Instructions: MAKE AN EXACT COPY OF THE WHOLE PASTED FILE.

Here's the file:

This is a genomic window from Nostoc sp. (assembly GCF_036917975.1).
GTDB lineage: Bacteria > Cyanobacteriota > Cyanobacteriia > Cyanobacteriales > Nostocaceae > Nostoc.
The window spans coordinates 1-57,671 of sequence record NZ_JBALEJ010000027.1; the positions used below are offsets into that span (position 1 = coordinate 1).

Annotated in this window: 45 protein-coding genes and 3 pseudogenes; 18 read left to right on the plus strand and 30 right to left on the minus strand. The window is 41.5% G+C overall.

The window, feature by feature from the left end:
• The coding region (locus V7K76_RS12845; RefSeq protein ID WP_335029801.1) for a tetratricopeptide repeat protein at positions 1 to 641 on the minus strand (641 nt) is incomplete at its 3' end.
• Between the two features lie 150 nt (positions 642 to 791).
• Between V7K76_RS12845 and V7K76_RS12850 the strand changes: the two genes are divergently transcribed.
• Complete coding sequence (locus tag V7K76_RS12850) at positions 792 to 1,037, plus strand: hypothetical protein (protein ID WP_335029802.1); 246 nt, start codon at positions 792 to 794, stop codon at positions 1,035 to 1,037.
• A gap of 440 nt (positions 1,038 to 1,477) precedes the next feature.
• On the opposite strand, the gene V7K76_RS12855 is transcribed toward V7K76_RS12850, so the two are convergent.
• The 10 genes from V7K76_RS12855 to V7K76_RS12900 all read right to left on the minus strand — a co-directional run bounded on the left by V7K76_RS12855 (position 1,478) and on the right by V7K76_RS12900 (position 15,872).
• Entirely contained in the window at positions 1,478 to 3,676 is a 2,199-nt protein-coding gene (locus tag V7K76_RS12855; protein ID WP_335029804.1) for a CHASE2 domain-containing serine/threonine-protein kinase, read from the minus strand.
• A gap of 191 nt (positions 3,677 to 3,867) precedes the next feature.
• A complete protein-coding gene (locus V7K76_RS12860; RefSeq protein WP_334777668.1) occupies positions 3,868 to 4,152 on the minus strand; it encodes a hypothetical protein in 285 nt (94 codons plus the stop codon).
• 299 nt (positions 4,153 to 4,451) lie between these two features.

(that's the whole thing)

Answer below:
This is a genomic window from Nostoc sp. (assembly GCF_036917975.1).
GTDB lineage: Bacteria > Cyanobacteriota > Cyanobacteriia > Cyanobacteriales > Nostocaceae > Nostoc.
The window spans coordinates 1-57,671 of sequence record NZ_JBALEJ010000027.1; the positions used below are offsets into that span (position 1 = coordinate 1).

Annotated in this window: 45 protein-coding genes and 3 pseudogenes; 18 read left to right on the plus strand and 30 right to left on the minus strand. The window is 41.5% G+C overall.

The window, feature by feature from the left end:
• The coding region (locus V7K76_RS12845; RefSeq protein ID WP_335029801.1) for a tetratricopeptide repeat protein at positions 1 to 641 on the minus strand (641 nt) is incomplete at its 3' end.
• Between the two features lie 150 nt (positions 642 to 791).
• Between V7K76_RS12845 and V7K76_RS12850 the strand changes: the two genes are divergently transcribed.
• Complete coding sequence (locus tag V7K76_RS12850) at positions 792 to 1,037, plus strand: hypothetical protein (protein ID WP_335029802.1); 246 nt, start codon at positions 792 to 794, stop codon at positions 1,035 to 1,037.
• A gap of 440 nt (positions 1,038 to 1,477) precedes the next feature.
• On the opposite strand, the gene V7K76_RS12855 is transcribed toward V7K76_RS12850, so the two are convergent.
• The 10 genes from V7K76_RS12855 to V7K76_RS12900 all read right to left on the minus strand — a co-directional run bounded on the left by V7K76_RS12855 (position 1,478) and on the right by V7K76_RS12900 (position 15,872).
• Entirely contained in the window at positions 1,478 to 3,676 is a 2,199-nt protein-coding gene (locus tag V7K76_RS12855; protein ID WP_335029804.1) for a CHASE2 domain-containing serine/threonine-protein kinase, read from the minus strand.
• A gap of 191 nt (positions 3,677 to 3,867) precedes the next feature.
• A complete protein-coding gene (locus V7K76_RS12860; RefSeq protein WP_334777668.1) occupies positions 3,868 to 4,152 on the minus strand; it encodes a hypothetical protein in 285 nt (94 codons plus the stop codon).
• 299 nt (positions 4,153 to 4,451) lie between these two features.